MAINTENANCE – The heavy rains combined with the accumulated waste due to the garbage collectors’ strike have turned the Mediterranean coast into a dumping ground. A phenomenon that is nothing new in the Marseille city, explains Marseille biologist Isabelle Poitou.
Isabelle Poitou is director of the Marseille association MerTerre, biologist, doctor in urban planning and planning, and specialist in pollution by macro-waste.
The images are impressive and bear witness to a human and ecological disaster. Monday, October 4, the equivalent of two months of rain fell in a few hours in Marseille. Fearsome, bad weather flooded the streets of the Marseille city for several hours, carrying tons of waste in their path, which had not been removed because of the garbage collectors’ strike in the Marseille city. Most of them finished their race on the beaches and in the Mediterranean Sea.
Le Figaro.- The Nice hinterland last year, Marseille today… How to explain the floods at this time of year?
Isabelle Poitou.- Every year, it is the period of torrential rains in PACA. It is very common. Afterwards, the quantities of water are more and more important with climate change. In addition, the Mediterranean is warmer, so there is more evaporation, therefore more water in the air and therefore, obviously, more water falling. But it is very common in the fall to have heavy rains in the Southeast.
This time, there is an aggravating factor, with this waste which has been transported to the beach and may end up in the sea. What consequences for the environment?
The strike aggravated a frequent situation. In previous years, as soon as it rained very hard, we already had lots of garbage, which is thrown into the manholes by the inhabitants. The leaching of the streets takes this waste to the sea. This year, the strike has simply increased the amount of waste scattered everywhere. I have been on the beaches of Marseille since early this morning, there are mountains of rubbish everywhere, it’s impressive, it’s a disaster.
For decades, all this waste has ended up at sea, is not biodegradable and therefore will be there for a very long time. The sun will cut the macro-debris into small pieces and depending on their size, they will be eaten by different kinds of marine animals. But the more the waste breaks into pieces, the more it will be ingested by a large number of individuals, whether birds, turtles – which are also endangered in the Mediterranean because of that -, fish , molluscs, crustaceans, invertebrates… Plastic is found in almost every marine individual today.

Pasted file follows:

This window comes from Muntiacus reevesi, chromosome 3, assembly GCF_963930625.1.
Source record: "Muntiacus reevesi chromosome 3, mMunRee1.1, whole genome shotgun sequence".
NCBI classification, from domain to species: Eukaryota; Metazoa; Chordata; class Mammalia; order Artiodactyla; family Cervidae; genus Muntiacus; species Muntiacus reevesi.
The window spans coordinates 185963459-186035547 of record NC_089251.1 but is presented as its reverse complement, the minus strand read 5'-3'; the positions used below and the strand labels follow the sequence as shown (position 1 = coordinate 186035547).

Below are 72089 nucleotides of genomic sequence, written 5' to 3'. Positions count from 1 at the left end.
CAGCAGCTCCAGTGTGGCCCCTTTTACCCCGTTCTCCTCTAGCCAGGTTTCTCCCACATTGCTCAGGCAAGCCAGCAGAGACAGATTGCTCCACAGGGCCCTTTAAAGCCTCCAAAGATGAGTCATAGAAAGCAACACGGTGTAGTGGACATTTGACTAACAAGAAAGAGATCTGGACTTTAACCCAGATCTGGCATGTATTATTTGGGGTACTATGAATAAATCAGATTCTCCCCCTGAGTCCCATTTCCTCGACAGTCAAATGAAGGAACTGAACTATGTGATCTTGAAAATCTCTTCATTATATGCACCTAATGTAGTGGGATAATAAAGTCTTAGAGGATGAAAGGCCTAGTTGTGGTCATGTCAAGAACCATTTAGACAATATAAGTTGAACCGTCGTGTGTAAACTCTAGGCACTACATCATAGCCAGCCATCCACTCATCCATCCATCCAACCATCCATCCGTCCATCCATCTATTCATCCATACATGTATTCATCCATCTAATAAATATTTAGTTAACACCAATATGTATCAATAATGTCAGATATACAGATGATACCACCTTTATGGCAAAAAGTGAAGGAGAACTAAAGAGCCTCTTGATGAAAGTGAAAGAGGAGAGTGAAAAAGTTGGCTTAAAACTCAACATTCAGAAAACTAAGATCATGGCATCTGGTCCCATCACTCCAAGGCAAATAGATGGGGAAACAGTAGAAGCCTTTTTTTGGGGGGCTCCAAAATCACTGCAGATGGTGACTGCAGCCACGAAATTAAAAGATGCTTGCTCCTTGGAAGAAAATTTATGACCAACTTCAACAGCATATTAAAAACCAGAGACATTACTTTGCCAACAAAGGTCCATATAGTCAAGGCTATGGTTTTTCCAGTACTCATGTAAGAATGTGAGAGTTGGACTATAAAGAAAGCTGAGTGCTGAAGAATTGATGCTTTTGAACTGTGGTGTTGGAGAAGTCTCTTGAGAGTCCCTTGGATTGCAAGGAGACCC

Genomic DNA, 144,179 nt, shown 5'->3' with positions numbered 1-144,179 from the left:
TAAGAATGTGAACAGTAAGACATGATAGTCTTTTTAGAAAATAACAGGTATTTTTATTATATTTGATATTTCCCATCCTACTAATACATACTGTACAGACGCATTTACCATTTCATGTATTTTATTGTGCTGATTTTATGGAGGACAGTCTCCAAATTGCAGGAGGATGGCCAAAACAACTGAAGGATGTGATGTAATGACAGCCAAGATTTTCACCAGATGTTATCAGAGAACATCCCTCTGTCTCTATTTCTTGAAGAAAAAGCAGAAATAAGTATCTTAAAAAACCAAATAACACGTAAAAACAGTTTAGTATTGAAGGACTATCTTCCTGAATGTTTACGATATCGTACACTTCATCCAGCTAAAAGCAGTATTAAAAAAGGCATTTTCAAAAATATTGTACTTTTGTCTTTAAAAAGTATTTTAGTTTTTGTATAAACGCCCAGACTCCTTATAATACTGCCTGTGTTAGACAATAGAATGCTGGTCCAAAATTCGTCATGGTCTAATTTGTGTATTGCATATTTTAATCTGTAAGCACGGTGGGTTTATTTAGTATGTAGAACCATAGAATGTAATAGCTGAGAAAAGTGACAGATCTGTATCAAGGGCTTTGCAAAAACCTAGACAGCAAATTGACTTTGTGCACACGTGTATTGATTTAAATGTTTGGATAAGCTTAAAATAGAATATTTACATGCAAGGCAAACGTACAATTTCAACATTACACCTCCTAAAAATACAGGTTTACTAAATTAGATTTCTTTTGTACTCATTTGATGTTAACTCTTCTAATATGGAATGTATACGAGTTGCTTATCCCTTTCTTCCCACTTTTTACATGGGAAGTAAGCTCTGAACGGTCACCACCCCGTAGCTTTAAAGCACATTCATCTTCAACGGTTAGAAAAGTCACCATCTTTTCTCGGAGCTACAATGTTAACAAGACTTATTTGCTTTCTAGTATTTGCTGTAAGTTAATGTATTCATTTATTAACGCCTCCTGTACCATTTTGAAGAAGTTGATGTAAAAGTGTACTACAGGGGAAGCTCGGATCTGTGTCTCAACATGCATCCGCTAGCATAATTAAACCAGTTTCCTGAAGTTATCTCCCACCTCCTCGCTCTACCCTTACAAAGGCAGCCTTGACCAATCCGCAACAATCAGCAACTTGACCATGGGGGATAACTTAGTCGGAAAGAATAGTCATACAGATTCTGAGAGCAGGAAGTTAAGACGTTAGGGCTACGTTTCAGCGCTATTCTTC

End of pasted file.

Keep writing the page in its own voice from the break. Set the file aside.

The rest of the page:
Whose fault is it ?
I put the blame on all of society. Awareness of the seriousness of the polluting nature associated with our everyday objects is recent. Too recent. Scientists have not always been up to the task: twenty years ago, we still spoke of “nuisance to tourism” and not of “major pollution”. Pollution is molecules, substances, in volumes of air or water. Macro-waste and the concentration of molecules in volumes are not measured in the same way. It wasn’t until 2008, when we discovered plastic microparticles, that a consciousness finally emerged. Scientists realized it was measurable. And it is thanks to the characterization and quantification of this waste that this pollution can be considered like any other.
Thanks to the measure, we can define targeted action plans and we can define the human, financial and technical resources that must be put in place. Normally, it’s a 75,000 euros fine for heavy pollution in the marine environment. Responsibility is shared here, but I think that the public authorities must absolutely put the package together so that we are finally up to the environmental challenge.
SEE ALSO – Red vigilance: the streets of Marseille flooded after torrential rains
What can Marseille do, but also other large cities, to limit the impact of flooding?
We must support the city of Marseille, like the Metropolis. But all this must be prepared beforehand. It is absolutely necessary to rethink the cities with these new parameters of increasingly heavy torrential rains which will fall. It is a question of imagining the possibility for the water to evacuate, but also to anticipate, because the weather allows it. Two or three days before the onset of the rains, we can clean the rainwater systems, remove all the waste present, clean the waterways which are, for the most part, open sewers.
When we learn to read waste, we learn to make them tell where they came from, who consumed them and how far they have come. This makes it possible to help the public authorities to put in place preventive action plans, that is to say to carry out awareness-raising, education and training campaigns worthy of the name. But also curative campaigns: where do I clean, how do I prevent waste from going down to the sea, how do I clean my watershed before the rain hits?